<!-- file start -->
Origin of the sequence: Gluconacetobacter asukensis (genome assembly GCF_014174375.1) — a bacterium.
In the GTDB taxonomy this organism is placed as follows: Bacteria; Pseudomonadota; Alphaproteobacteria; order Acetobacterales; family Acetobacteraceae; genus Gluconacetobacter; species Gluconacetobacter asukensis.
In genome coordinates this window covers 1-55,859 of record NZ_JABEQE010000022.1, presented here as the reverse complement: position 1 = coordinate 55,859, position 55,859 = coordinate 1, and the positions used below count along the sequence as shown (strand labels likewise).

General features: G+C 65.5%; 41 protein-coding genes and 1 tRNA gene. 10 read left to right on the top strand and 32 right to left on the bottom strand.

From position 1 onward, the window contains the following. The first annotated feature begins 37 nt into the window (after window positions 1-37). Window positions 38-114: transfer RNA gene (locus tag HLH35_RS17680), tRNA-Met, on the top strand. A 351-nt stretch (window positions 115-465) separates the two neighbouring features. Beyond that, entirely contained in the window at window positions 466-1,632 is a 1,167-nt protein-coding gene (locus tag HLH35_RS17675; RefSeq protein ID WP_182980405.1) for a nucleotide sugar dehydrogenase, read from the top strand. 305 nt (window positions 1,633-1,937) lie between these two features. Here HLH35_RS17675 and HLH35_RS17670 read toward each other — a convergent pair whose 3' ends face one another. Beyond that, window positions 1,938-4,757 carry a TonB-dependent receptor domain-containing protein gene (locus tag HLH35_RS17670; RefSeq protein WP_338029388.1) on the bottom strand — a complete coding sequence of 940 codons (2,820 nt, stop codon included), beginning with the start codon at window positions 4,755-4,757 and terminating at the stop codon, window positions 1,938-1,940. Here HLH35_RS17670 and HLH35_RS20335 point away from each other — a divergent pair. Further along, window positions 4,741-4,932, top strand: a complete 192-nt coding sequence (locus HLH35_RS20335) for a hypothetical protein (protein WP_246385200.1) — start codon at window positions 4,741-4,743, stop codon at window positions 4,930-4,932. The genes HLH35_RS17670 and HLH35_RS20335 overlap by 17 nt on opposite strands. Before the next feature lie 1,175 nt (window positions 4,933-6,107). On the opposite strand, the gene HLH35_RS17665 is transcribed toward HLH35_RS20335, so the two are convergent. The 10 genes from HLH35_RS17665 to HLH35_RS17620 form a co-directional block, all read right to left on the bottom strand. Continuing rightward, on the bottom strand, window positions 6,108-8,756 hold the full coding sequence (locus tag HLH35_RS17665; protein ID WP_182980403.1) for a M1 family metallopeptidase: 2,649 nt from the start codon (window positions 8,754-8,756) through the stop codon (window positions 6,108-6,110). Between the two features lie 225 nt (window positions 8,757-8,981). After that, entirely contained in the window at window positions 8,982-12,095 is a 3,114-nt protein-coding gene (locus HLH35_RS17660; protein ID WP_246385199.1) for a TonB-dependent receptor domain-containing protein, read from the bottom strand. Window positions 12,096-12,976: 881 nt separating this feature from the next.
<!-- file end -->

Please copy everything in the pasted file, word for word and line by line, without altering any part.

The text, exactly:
Origin of the sequence: Gluconacetobacter asukensis (genome assembly GCF_014174375.1) — a bacterium.
In the GTDB taxonomy this organism is placed as follows: Bacteria; Pseudomonadota; Alphaproteobacteria; order Acetobacterales; family Acetobacteraceae; genus Gluconacetobacter; species Gluconacetobacter asukensis.
In genome coordinates this window covers 1-55,859 of record NZ_JABEQE010000022.1, presented here as the reverse complement: position 1 = coordinate 55,859, position 55,859 = coordinate 1, and the positions used below count along the sequence as shown (strand labels likewise).

General features: G+C 65.5%; 41 protein-coding genes and 1 tRNA gene. 10 read left to right on the top strand and 32 right to left on the bottom strand.

From position 1 onward, the window contains the following. The first annotated feature begins 37 nt into the window (after window positions 1-37). Window positions 38-114: transfer RNA gene (locus tag HLH35_RS17680), tRNA-Met, on the top strand. A 351-nt stretch (window positions 115-465) separates the two neighbouring features. Beyond that, entirely contained in the window at window positions 466-1,632 is a 1,167-nt protein-coding gene (locus tag HLH35_RS17675; RefSeq protein ID WP_182980405.1) for a nucleotide sugar dehydrogenase, read from the top strand. 305 nt (window positions 1,633-1,937) lie between these two features. Here HLH35_RS17675 and HLH35_RS17670 read toward each other — a convergent pair whose 3' ends face one another. Beyond that, window positions 1,938-4,757 carry a TonB-dependent receptor domain-containing protein gene (locus tag HLH35_RS17670; RefSeq protein WP_338029388.1) on the bottom strand — a complete coding sequence of 940 codons (2,820 nt, stop codon included), beginning with the start codon at window positions 4,755-4,757 and terminating at the stop codon, window positions 1,938-1,940. Here HLH35_RS17670 and HLH35_RS20335 point away from each other — a divergent pair. Further along, window positions 4,741-4,932, top strand: a complete 192-nt coding sequence (locus HLH35_RS20335) for a hypothetical protein (protein WP_246385200.1) — start codon at window positions 4,741-4,743, stop codon at window positions 4,930-4,932. The genes HLH35_RS17670 and HLH35_RS20335 overlap by 17 nt on opposite strands. Before the next feature lie 1,175 nt (window positions 4,933-6,107). On the opposite strand, the gene HLH35_RS17665 is transcribed toward HLH35_RS20335, so the two are convergent. The 10 genes from HLH35_RS17665 to HLH35_RS17620 form a co-directional block, all read right to left on the bottom strand. Continuing rightward, on the bottom strand, window positions 6,108-8,756 hold the full coding sequence (locus tag HLH35_RS17665; protein ID WP_182980403.1) for a M1 family metallopeptidase: 2,649 nt from the start codon (window positions 8,754-8,756) through the stop codon (window positions 6,108-6,110). Between the two features lie 225 nt (window positions 8,757-8,981). After that, entirely contained in the window at window positions 8,982-12,095 is a 3,114-nt protein-coding gene (locus HLH35_RS17660; protein ID WP_246385199.1) for a TonB-dependent receptor domain-containing protein, read from the bottom strand. Window positions 12,096-12,976: 881 nt separating this feature from the next.